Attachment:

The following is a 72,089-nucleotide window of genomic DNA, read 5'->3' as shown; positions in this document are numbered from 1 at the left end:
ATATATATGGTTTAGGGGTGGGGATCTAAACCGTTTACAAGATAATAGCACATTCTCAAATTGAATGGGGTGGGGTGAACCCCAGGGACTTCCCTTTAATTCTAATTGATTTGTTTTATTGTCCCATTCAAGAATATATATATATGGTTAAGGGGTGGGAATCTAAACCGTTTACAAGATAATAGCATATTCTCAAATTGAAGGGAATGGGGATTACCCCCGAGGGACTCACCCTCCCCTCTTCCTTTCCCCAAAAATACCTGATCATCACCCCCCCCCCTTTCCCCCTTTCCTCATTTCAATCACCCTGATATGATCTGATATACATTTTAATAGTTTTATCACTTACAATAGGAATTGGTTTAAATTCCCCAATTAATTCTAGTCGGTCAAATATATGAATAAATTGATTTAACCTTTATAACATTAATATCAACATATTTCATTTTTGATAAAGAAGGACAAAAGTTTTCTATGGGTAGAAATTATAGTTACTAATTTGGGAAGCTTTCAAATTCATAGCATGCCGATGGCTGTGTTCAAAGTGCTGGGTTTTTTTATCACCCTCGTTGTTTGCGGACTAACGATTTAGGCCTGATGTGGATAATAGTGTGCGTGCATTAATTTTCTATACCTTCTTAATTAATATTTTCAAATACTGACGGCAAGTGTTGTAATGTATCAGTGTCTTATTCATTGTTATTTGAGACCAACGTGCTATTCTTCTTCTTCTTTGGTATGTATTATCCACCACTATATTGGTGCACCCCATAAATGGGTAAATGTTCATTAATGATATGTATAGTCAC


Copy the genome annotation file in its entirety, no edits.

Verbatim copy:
The following is a 72,089-nucleotide window of genomic DNA, read 5'->3' as shown; positions in this document are numbered from 1 at the left end:
ATATATATGGTTTAGGGGTGGGGATCTAAACCGTTTACAAGATAATAGCACATTCTCAAATTGAATGGGGTGGGGTGAACCCCAGGGACTTCCCTTTAATTCTAATTGATTTGTTTTATTGTCCCATTCAAGAATATATATATATGGTTAAGGGGTGGGAATCTAAACCGTTTACAAGATAATAGCATATTCTCAAATTGAAGGGAATGGGGATTACCCCCGAGGGACTCACCCTCCCCTCTTCCTTTCCCCAAAAATACCTGATCATCACCCCCCCCCCTTTCCCCCTTTCCTCATTTCAATCACCCTGATATGATCTGATATACATTTTAATAGTTTTATCACTTACAATAGGAATTGGTTTAAATTCCCCAATTAATTCTAGTCGGTCAAATATATGAATAAATTGATTTAACCTTTATAACATTAATATCAACATATTTCATTTTTGATAAAGAAGGACAAAAGTTTTCTATGGGTAGAAATTATAGTTACTAATTTGGGAAGCTTTCAAATTCATAGCATGCCGATGGCTGTGTTCAAAGTGCTGGGTTTTTTTATCACCCTCGTTGTTTGCGGACTAACGATTTAGGCCTGATGTGGATAATAGTGTGCGTGCATTAATTTTCTATACCTTCTTAATTAATATTTTCAAATACTGACGGCAAGTGTTGTAATGTATCAGTGTCTTATTCATTGTTATTTGAGACCAACGTGCTATTCTTCTTCTTCTTTGGTATGTATTATCCACCACTATATTGGTGCACCCCATAAATGGGTAAATGTTCATTAATGATATGTATAGTCAC